The NSW Government will provide record funding for palliative care across NSW to support people suffering terminal illness and their families.
Premier Gladys Berejiklian, Treasurer Dominic Perrottet and Minister for Health Brad Hazzard said the upcoming NSW Budget will invest an additional $100 million in palliative care services over the next four years.
“From additional nurses in frontline palliative care to funding for 24-hour community care services, this is a package of funding that will have a powerful and tangible impact across the State,” Ms Berejiklian said.
“At a time in people’s lives where every moment is incredibly precious, this investment is about providing the care options to lessen the strain on them and their loved ones.”
Palliative care aims to improve the quality of life of patients with an active, progressive disease that has little or no prospect of a cure.
Mr Perrottet said: “I am incredibly proud that this Budget includes the most serious commitment of any government in NSW history to give people at the end of life’s journey, and their families, the peace, comfort and support they deserve.
“We have an obligation to honour the dignity of everyone in our community to the very end, and this funding demonstrates our Government’s commitment to meeting that obligation.”
Mr Hazzard said the initiative includes a range of professional training measures.
“This package includes training for 300 nurses and allied health staff, 300 scholarships for rural and regional staff to enhance palliative care skills and 30 additional nurses in hospitals, homes and nursing homes,” Mr Hazzard said.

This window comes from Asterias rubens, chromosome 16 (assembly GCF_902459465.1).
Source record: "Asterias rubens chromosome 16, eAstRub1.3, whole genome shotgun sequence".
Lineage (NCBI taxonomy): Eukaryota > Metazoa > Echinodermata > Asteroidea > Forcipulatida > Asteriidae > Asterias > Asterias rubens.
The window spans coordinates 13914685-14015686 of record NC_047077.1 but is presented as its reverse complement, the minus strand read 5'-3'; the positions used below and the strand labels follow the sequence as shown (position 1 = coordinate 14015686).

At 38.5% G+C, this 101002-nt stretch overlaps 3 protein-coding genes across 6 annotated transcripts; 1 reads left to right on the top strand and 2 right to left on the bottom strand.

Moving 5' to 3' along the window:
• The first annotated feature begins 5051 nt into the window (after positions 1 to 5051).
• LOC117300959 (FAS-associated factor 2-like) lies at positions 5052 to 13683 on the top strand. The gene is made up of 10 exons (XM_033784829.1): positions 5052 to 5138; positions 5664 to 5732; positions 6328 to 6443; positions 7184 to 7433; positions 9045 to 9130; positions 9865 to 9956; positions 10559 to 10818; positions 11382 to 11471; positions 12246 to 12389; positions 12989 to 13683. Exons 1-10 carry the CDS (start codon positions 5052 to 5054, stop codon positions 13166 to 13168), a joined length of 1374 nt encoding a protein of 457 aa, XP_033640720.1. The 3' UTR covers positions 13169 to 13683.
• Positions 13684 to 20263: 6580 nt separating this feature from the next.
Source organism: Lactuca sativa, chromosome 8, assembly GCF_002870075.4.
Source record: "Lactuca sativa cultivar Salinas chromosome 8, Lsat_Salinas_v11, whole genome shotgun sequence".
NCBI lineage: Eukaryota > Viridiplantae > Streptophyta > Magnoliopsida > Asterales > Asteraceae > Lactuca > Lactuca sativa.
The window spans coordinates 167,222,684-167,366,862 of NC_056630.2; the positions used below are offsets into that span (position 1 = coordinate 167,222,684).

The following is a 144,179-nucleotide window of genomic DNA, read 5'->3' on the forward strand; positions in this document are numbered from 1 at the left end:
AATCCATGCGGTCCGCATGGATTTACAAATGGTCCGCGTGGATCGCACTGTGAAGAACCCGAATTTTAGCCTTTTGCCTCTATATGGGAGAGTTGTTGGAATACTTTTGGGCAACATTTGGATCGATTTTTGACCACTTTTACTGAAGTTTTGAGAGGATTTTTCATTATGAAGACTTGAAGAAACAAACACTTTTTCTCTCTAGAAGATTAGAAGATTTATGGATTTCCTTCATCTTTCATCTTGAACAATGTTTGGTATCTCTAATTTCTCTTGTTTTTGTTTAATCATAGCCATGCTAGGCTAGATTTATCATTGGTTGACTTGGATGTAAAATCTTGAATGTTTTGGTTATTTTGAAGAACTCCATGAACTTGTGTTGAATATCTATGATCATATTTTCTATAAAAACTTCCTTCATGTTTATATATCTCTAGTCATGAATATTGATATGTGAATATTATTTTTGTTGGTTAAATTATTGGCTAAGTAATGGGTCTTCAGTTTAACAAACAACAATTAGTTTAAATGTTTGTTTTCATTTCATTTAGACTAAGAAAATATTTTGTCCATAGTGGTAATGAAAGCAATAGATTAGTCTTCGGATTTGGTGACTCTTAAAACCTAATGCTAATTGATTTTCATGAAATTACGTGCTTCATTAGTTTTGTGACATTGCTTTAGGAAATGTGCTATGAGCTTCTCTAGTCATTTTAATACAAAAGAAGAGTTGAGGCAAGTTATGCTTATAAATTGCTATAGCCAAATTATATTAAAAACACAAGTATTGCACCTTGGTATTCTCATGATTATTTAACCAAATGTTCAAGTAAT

“We have listened to communities at palliative care roundtables across the state and the message from Broken Hill to Sydney, from Griffith to Lismore is that we need to expand our palliative care resources and choices at a local level.”
“We want the community to have confidence and choice in their end-of-life care and this Budget is a giant leap towards that outcome.”
The 2017-18 State Budget includes funding for:
• palliative care training for 300 nurses and allied health staff ($900,000)
• 300 scholarships for rural and regional staff to enhance palliative care skills ($300,000)
• an additional six palliative care specialists in rural and regional areas ($2.4 million)
• two specialist positions to provide relief to other specialists in rural and regional areas ($795,000)
• an additional 30 palliative care nurses providing care in hospitals, homes and nursing homes ($5 million)
• community-based palliative care services in Western Sydney, including a 24 hour, seven day a week on-call specialist palliative care service at home ($6.9 million)
• the development of comprehensive and integrated palliative care services, in line with community expectations and need ($1 million in 2017-18 as part of a $22 million investment over four years)
• community pharmacy initiatives to improve medication management for palliative care patients ($200,000)